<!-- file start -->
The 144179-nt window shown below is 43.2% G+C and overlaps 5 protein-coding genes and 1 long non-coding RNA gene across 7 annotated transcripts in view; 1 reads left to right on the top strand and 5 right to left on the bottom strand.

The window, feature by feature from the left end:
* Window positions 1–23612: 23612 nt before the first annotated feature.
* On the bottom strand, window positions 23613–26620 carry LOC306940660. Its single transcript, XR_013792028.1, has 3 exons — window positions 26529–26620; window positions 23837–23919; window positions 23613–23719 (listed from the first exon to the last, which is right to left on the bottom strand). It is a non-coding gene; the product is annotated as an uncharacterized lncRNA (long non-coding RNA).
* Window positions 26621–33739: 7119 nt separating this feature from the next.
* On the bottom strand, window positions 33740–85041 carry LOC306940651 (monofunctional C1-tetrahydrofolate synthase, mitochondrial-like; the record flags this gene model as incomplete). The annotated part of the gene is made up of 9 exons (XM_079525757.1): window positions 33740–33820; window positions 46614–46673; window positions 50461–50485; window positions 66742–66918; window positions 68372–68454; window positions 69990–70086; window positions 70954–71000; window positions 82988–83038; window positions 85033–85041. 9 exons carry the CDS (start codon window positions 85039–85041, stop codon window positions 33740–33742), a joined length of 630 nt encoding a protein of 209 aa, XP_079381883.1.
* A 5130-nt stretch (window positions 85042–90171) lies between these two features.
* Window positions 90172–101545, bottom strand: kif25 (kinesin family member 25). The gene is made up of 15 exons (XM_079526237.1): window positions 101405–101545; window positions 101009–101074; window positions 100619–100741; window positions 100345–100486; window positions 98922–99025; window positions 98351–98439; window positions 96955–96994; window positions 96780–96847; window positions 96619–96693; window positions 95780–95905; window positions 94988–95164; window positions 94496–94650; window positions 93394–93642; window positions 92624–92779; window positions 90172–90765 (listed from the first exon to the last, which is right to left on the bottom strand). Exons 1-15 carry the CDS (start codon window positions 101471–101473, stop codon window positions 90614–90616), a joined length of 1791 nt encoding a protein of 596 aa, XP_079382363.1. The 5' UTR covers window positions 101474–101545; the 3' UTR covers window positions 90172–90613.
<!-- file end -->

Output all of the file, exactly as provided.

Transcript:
The 144179-nt window shown below is 43.2% G+C and overlaps 5 protein-coding genes and 1 long non-coding RNA gene across 7 annotated transcripts in view; 1 reads left to right on the top strand and 5 right to left on the bottom strand.

The window, feature by feature from the left end:
* Window positions 1–23612: 23612 nt before the first annotated feature.
* On the bottom strand, window positions 23613–26620 carry LOC306940660. Its single transcript, XR_013792028.1, has 3 exons — window positions 26529–26620; window positions 23837–23919; window positions 23613–23719 (listed from the first exon to the last, which is right to left on the bottom strand). It is a non-coding gene; the product is annotated as an uncharacterized lncRNA (long non-coding RNA).
* Window positions 26621–33739: 7119 nt separating this feature from the next.
* On the bottom strand, window positions 33740–85041 carry LOC306940651 (monofunctional C1-tetrahydrofolate synthase, mitochondrial-like; the record flags this gene model as incomplete). The annotated part of the gene is made up of 9 exons (XM_079525757.1): window positions 33740–33820; window positions 46614–46673; window positions 50461–50485; window positions 66742–66918; window positions 68372–68454; window positions 69990–70086; window positions 70954–71000; window positions 82988–83038; window positions 85033–85041. 9 exons carry the CDS (start codon window positions 85039–85041, stop codon window positions 33740–33742), a joined length of 630 nt encoding a protein of 209 aa, XP_079381883.1.
* A 5130-nt stretch (window positions 85042–90171) lies between these two features.
* Window positions 90172–101545, bottom strand: kif25 (kinesin family member 25). The gene is made up of 15 exons (XM_079526237.1): window positions 101405–101545; window positions 101009–101074; window positions 100619–100741; window positions 100345–100486; window positions 98922–99025; window positions 98351–98439; window positions 96955–96994; window positions 96780–96847; window positions 96619–96693; window positions 95780–95905; window positions 94988–95164; window positions 94496–94650; window positions 93394–93642; window positions 92624–92779; window positions 90172–90765 (listed from the first exon to the last, which is right to left on the bottom strand). Exons 1-15 carry the CDS (start codon window positions 101471–101473, stop codon window positions 90614–90616), a joined length of 1791 nt encoding a protein of 596 aa, XP_079382363.1. The 5' UTR covers window positions 101474–101545; the 3' UTR covers window positions 90172–90613.